Four Corners Journey
by Ed Buffaloe and Sybil Vosler
Last year's trip through New Mexico and southern Colorado had whetted our appetite for more of the desert Southwest
and Anasazi ruins, so we set off to explore the Four Corners area (where Arizona, New Mexico, Colorado and Utah meet). We planned our route to visit Canyon de Chelly, Monument Valley, Valley of the Gods, Grand
Staircase Escalante National Monument, and anything else between here and there.
So we packed up the Jeep and headed northwest from Austin, Texas, early on Saturday, 17 June 2000. We had thought we would spend the night in Clovis, New Mexico, but it was only about 4 PM when we got there, so we decided to drive on to
Fort Sumner, New Mexico. I knew Fort Sumner was the place where Billy the Kid was buried, and that it was near an historic U.S. Army fort, but I had never done more than buy gas there and pass on through. Sybil and I didn't even buy gas--the town looked so dead we decided to proceed to Santa Rosa. Actually,
I think there may have been more to it, but we didn't see any signs to point us to anything interesting and we were starting to get tired.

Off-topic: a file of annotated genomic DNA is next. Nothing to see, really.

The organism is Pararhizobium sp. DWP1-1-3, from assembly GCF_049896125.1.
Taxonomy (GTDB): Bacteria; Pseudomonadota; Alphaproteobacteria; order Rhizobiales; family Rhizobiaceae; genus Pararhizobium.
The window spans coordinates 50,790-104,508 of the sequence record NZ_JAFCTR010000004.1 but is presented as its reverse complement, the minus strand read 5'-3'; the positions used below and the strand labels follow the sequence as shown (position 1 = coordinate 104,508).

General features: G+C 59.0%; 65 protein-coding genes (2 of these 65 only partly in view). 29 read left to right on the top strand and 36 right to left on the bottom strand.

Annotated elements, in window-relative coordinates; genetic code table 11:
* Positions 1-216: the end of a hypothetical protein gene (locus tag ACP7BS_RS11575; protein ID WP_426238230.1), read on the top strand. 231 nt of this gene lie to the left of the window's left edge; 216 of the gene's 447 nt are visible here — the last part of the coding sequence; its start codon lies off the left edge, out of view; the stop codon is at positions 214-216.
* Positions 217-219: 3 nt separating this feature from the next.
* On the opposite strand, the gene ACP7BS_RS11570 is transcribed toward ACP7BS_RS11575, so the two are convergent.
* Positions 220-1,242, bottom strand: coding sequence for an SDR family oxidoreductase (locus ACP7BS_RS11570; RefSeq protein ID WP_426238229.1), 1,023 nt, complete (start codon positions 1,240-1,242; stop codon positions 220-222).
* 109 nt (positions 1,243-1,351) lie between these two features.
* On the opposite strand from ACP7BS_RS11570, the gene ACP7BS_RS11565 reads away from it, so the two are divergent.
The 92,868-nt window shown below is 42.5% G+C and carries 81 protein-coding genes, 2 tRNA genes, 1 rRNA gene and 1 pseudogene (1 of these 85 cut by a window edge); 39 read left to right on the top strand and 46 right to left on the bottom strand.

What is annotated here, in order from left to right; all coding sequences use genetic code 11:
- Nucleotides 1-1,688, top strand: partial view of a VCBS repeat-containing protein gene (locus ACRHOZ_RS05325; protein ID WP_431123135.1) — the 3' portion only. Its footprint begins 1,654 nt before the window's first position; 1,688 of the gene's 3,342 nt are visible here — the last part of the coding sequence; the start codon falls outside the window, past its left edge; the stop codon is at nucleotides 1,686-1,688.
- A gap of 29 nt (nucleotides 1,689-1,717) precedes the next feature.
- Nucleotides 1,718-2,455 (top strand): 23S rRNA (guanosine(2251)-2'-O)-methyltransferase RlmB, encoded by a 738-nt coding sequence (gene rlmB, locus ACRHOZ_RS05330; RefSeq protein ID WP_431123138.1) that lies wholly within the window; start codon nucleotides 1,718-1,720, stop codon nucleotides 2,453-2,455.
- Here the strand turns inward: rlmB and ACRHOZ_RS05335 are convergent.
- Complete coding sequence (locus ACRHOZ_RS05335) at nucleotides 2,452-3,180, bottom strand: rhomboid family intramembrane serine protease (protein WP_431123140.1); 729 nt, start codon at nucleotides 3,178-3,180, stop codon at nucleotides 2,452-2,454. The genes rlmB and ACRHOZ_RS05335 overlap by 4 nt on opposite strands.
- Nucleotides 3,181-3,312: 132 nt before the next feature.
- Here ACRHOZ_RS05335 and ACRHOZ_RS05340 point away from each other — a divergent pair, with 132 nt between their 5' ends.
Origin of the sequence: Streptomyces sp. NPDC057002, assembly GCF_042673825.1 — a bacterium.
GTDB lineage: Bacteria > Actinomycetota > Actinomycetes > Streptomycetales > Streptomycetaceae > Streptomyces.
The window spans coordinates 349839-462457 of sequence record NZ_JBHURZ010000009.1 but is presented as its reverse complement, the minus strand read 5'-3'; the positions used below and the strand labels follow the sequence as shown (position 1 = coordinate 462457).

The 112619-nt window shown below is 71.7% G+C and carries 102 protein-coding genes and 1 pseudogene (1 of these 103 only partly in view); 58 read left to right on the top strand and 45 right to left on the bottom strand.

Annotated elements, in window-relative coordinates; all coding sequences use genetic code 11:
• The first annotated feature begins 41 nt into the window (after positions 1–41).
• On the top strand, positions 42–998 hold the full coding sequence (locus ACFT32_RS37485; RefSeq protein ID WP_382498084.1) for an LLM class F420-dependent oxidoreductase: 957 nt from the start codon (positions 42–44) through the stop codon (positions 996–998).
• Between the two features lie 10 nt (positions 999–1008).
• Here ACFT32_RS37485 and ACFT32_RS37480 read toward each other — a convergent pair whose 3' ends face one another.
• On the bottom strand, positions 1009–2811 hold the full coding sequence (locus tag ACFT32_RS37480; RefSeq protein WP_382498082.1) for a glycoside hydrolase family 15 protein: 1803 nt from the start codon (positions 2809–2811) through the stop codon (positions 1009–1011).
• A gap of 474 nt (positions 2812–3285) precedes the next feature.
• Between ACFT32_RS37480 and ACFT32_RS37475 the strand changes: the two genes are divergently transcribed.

Later, when we toured the Navajo Nation, we learned
that in November of 1863 Kit Carson rounded up some 9,000 or so Navajo men, women, and children in northeastern Arizona and walked them across New Mexico to Fort Sumner.
Under orders, he also destroyed their crops and livestock. Three years later, only about 4,000 Navajo had survived the starvation, the smallpox, and the return "Long Walk" to their
homeland. Another 1,200 or so Navajo had managed to hide in the canyons of Arizona, and several hundred hid or escaped to Alamo, New Mexico (the Puertocito Navajo).
Santa Rosa, New Mexico
is a lovely green crossroads community next to a natural spring called Blue Hole near the upper reaches of the Pecos River. In spite of I-40 and all the motels, it is a quiet little town. Historic Route 66 came
through here. Our friend, Eric Beggs, who has this thing about visiting every spring he can find, had told us about Blue Hole before we left. Sybil and I obtained a
modest but clean and comfortable room at Motel La Loma for about $30. We had drinks in our room, then had an excellent meal at Joseph's Restaurant and
Cantina right next door to the motel. It's the oldest family-run restaurant in town and they had everything from doughnuts to broiled trout, and a history of the area
on the menu. After dinner we drove off in search of Blue Hole.
We drove South on State Route 91 (South 3rd Street) and quickly realized we were going the wrong way, but
found an old crumbling adobe church in the middle of a cemetery that looked interesting. Later we learned that this was the original chapel of the parish of Saint Rose of Lima,
after which the city is named Across the road was a turquoise and white Southwestern style house, now a mortuary, that was the home of Santa Rosa's founder, Celso Baca.
We stopped and took photographs in the cloudy grey New Mexico light.
I was shooting with my Mamiya 7 camera on my new Slik 803 carbon fiber tripod,